BACKCROSSING OR CRISSCROSSING
In this system, two pure breeds are mated in a single cross to produce a crossbred pig.
|1st Cross||LARGE WHITE BOAR||LANDRACE SOW|
The gilts from this cross are then mated back to a boar from either of the two original breeds.
The gilts from this cross are then mated back to a boar from the other breed used in the original cross.
This system results in about 2/3 of the inheritance coming from the breed of the boar last used, and 1/3 from the other breed. There is some variation from one generation to another and if the system is followed on a long term basis, some hybrid vigor reduces the need for the continual introduction of fresh, pure bred parents.
ROTATIONAL CROSSING OR CYCLICAL CROSSING
Pure bred boars from different breeds are used in rotation on selected cross-bred sows. The system attempts to retain the hybrid vigor which was attained when the first crossbred sows were used for breeding purposes. The degree of decline of hybrid vigor is much smaller than with Crisscrossing if pure bred boars are used each time. However, 8 large herds are needed to justify the different boars that are used.
|1st Cross||LW||X||E (Essex)|
|3rd Cross||H (Hampshire)||X||LLWE|
This is the system which the breeders of hybrid pigs use, and they control the qualities they require in their hybrid, by their selection of the various pure breeds used in their breeding programme. The hybrid vigor improves the fertility and mothering qualities of the hybrid sows, while the bacon qualities, length, lean meat etc., come from the boars used. Many pure breeds of pigs that were of minor importance are being improved and herd numbers increased, to provide the boars needed for the many different hybrid breeding programmes, which are being carried out in different parts of the world at present.
Whichever system of crossbreeding is used, it is essential that the best pure bred stock is used, particularly from the point of view of carcass duality and performance. Although cross-breeding brings about an immediate advantage in hybrid vigour, this advantage is not cumulative. The best method of improving the quality of crossbred animals is by improving the quality of the pure bred animals used in the crossbreeding programme. Pure breeds are improved by careful selection based on the heritability of traits and by performance and progeny testing.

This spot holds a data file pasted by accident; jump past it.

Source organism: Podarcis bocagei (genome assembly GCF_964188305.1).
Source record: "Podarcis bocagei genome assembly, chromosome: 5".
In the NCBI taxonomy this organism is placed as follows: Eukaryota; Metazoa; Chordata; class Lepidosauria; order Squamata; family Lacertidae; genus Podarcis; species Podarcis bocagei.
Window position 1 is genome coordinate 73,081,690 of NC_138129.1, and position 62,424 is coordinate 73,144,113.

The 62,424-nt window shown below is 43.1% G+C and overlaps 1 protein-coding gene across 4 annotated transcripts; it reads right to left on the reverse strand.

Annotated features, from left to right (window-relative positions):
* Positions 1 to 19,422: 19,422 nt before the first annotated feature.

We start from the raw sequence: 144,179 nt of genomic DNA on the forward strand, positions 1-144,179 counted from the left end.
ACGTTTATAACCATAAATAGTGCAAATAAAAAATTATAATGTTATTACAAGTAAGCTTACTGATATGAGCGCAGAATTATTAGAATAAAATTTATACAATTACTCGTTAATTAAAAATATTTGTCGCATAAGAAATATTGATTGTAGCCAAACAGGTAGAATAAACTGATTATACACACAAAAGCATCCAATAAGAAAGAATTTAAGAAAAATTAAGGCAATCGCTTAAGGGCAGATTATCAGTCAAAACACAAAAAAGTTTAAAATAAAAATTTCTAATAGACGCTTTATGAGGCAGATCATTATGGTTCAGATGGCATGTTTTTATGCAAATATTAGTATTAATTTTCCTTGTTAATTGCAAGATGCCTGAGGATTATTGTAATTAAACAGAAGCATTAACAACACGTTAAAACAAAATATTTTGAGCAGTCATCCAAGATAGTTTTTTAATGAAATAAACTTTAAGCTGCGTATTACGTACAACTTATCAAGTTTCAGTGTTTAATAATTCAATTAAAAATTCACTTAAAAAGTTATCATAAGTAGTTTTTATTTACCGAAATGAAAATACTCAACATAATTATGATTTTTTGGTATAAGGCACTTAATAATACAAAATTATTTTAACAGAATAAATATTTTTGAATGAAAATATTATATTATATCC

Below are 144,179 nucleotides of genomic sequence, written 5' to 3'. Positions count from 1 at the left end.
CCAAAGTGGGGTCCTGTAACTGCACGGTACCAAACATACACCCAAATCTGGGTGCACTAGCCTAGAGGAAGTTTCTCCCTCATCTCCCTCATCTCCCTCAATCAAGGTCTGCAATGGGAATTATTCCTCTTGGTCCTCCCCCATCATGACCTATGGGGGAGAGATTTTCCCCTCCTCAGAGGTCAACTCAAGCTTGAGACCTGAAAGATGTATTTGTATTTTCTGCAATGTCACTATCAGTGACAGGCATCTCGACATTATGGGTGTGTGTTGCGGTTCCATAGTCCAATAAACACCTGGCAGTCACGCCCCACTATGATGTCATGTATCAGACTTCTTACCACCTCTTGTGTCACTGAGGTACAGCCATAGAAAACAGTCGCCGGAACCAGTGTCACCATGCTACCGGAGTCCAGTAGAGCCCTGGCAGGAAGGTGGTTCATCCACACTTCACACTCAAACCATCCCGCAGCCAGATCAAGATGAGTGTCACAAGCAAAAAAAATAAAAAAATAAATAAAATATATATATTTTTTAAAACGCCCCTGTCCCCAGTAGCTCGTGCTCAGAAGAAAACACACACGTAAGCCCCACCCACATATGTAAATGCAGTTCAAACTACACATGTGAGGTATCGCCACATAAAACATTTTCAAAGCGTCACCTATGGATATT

One of the first companies to carry out a hybrid pig breeding programme was the British Oil and Cake Millers (B.O.C.M.) in the U.K. Their pig improvement scheme began in 1963 because research had shown that many commercial strains of pigs were unable to make the best use of the company’s improved pig rations; they did not have the genetic potential to respond to better feeding. Work was carried out on the company’s farms in the U.K. with the aim of improving three breeds, the Landrace, Large White and Saddleback, and to produce a 3-way cross hybrid pig, with an overall performance 25% better than the average. The scheme started with the purchase of 1000 weaner pigs, of which 30 – 40% were acceptable genetically and visually. All the gilt pigs were performance tested, and the best 12.5% went into the foundation herd. The best sows were used subsequently to breed boars. The selection of boars was such that less than 1 in 250 male pigs was finally used. The final hybrid pigs are used for both pork and bacon production.
Most breeders of hybrid pigs work with large numbers, and use carefully selected and bred pure breeds. Two of these breeds are crossed to produce the hybrid sow with the benefits of improved litter numbers, milking ability and better health and vigor. The hybrid sow is then mated to an improved boar of another pure breed to produce the hybrid bacon or pork pig. The hybrid sows are produced by multiplying breeders who get their breeding stock from the hybrid breeding company, and these farmers usually work on a contract basis, being paid by the company for looking after the pigs. The commercial farmer buys his hybrid gilts from the company and the pure bred boars from the same company. A typical hybrid breeding programme is shown in the diagram overleaf.
There are a number of hybrid breeding programmes being carried out in the U.K. Europe and the U.S.A.
A Typical Hybrid Breeding Programme